Corporate hierarchies are out. Organizations are flatter than ever. Entrepreneurialism is the new best practice. The newest college grads are railing against the establishment, saying they don’t want to “pay their dues” in order to climb the corporate ladder rung by rung, and that they want to do meaningful work right away. And the business world is listening to them. It seems as if the entry-level grunt is a thing of the past.

Given these changes, the tendency is to think that titles, even when you’re working within the context of a large organization, don’t really matter so much anymore. I myself believed this, until a few years ago when I received a promotion to vice president. I had been doing the work associated with this role for quite a while, so when I started using the new title, it was really more of a formality.

But subtly, little things around the office began to change. I noticed that more people actually answered the phone when I called, instead of letting me go straight into voicemail. Executives would communicate with me themselves instead of sending their assistants to find me. I started getting to sit in on planning meetings no one had considered inviting me to before. And when I’d walk into my colleagues’ cube area, someone would jokingly say, “okay, everyone, back to work, the boss is here.”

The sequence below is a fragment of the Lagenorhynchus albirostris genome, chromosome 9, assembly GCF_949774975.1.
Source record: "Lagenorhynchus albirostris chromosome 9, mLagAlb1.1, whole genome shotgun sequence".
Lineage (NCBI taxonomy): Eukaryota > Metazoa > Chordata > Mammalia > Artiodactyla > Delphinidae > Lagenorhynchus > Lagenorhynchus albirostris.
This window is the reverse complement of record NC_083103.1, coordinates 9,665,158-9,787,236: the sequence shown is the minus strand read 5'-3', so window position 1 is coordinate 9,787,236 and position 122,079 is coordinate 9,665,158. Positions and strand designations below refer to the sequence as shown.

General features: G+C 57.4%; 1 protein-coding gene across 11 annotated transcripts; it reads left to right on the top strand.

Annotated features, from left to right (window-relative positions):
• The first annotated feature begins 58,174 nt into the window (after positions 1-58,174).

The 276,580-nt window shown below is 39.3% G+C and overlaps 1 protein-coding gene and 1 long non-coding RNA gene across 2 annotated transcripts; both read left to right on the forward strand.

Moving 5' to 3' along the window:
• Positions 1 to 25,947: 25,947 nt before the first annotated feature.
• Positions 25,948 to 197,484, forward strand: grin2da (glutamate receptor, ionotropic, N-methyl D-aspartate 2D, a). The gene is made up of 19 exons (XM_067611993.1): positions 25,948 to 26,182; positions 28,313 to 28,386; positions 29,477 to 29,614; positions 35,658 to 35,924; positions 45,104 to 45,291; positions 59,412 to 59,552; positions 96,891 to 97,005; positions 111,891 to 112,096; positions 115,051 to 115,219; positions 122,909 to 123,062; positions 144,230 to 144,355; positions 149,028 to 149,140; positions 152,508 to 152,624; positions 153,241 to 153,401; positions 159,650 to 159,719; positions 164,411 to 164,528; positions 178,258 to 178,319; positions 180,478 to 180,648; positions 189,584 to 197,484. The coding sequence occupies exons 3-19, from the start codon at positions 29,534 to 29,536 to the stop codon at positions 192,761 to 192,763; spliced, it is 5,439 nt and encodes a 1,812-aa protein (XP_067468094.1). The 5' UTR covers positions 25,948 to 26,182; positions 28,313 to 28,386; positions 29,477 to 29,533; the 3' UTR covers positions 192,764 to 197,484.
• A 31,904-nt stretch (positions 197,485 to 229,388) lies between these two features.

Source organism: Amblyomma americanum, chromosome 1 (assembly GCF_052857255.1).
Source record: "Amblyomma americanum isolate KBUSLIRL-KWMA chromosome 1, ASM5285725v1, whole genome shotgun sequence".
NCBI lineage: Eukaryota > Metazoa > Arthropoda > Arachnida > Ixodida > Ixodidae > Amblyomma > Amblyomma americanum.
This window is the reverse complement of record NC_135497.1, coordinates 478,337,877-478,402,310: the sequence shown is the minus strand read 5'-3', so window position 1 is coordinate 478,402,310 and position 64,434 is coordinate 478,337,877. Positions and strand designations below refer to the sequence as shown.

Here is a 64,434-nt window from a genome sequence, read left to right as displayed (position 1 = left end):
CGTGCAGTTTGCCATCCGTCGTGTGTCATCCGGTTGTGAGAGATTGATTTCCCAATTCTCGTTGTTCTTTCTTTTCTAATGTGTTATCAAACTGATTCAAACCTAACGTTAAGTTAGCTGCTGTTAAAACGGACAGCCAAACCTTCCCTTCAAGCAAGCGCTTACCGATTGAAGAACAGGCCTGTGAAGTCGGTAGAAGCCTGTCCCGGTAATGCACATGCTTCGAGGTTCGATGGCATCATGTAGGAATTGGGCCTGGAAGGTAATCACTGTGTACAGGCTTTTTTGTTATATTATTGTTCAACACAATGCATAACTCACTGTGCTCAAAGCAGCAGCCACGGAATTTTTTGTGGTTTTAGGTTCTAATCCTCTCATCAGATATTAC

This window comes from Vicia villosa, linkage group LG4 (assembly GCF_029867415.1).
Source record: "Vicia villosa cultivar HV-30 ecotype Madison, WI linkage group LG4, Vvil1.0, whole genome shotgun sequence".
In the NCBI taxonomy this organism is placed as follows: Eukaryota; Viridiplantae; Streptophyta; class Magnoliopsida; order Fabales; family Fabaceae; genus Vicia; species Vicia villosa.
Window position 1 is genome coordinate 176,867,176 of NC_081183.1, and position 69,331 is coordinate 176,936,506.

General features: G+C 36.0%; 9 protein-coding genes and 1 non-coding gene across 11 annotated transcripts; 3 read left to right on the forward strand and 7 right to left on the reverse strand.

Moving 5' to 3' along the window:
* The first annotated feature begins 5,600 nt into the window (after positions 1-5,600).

It then occurred to me that a title like vice president still carries a great deal of weight. Despite what we might like to think, people have a certain perception of us, and treat us a certain way, based on our level. No matter how much we know and contribute, to some extent our value and importance will always be tied to our rank – a rank which is sometimes well-deserved, and sometimes not so well-deserved. In much of today’s business world, a higher title means not only more money and a bigger office, but the ability and influence to get your job done more efficiently, and with less agida.

So next time you’re thinking of blowing off your performance review because you can’t see the point in advancing to the next level, maybe try looking a bit harder. The point is there.

Alexandra Levit is a Partner at PeopleResults and is passionate about helping people and organizations succeed in the evolving workplace. You can reach her at or on Twitter @alevit.